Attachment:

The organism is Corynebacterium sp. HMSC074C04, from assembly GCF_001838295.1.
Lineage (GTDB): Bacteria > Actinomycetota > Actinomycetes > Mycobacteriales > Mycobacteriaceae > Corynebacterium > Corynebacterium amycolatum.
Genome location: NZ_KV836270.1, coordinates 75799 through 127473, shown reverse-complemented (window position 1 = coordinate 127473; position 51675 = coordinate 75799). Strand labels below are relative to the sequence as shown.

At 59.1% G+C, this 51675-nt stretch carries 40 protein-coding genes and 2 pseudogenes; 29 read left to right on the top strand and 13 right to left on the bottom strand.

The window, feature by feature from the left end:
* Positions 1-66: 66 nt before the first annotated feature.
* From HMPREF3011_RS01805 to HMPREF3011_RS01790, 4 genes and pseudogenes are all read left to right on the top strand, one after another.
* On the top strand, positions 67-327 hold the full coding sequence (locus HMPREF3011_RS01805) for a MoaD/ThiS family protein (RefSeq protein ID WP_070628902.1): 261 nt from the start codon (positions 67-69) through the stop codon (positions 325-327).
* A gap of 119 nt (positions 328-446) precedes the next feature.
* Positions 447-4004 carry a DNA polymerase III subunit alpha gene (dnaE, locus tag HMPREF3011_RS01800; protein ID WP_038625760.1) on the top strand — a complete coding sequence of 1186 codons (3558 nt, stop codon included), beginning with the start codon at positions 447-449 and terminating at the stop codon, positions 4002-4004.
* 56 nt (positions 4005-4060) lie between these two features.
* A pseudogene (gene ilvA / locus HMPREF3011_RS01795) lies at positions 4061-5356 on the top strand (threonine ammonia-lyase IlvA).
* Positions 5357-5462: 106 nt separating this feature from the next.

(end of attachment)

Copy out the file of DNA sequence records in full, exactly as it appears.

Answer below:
The organism is Corynebacterium sp. HMSC074C04, from assembly GCF_001838295.1.
Lineage (GTDB): Bacteria > Actinomycetota > Actinomycetes > Mycobacteriales > Mycobacteriaceae > Corynebacterium > Corynebacterium amycolatum.
Genome location: NZ_KV836270.1, coordinates 75799 through 127473, shown reverse-complemented (window position 1 = coordinate 127473; position 51675 = coordinate 75799). Strand labels below are relative to the sequence as shown.

At 59.1% G+C, this 51675-nt stretch carries 40 protein-coding genes and 2 pseudogenes; 29 read left to right on the top strand and 13 right to left on the bottom strand.

The window, feature by feature from the left end:
* Positions 1-66: 66 nt before the first annotated feature.
* From HMPREF3011_RS01805 to HMPREF3011_RS01790, 4 genes and pseudogenes are all read left to right on the top strand, one after another.
* On the top strand, positions 67-327 hold the full coding sequence (locus HMPREF3011_RS01805) for a MoaD/ThiS family protein (RefSeq protein ID WP_070628902.1): 261 nt from the start codon (positions 67-69) through the stop codon (positions 325-327).
* A gap of 119 nt (positions 328-446) precedes the next feature.
* Positions 447-4004 carry a DNA polymerase III subunit alpha gene (dnaE, locus tag HMPREF3011_RS01800; protein ID WP_038625760.1) on the top strand — a complete coding sequence of 1186 codons (3558 nt, stop codon included), beginning with the start codon at positions 447-449 and terminating at the stop codon, positions 4002-4004.
* 56 nt (positions 4005-4060) lie between these two features.
* A pseudogene (gene ilvA / locus HMPREF3011_RS01795) lies at positions 4061-5356 on the top strand (threonine ammonia-lyase IlvA).
* Positions 5357-5462: 106 nt separating this feature from the next.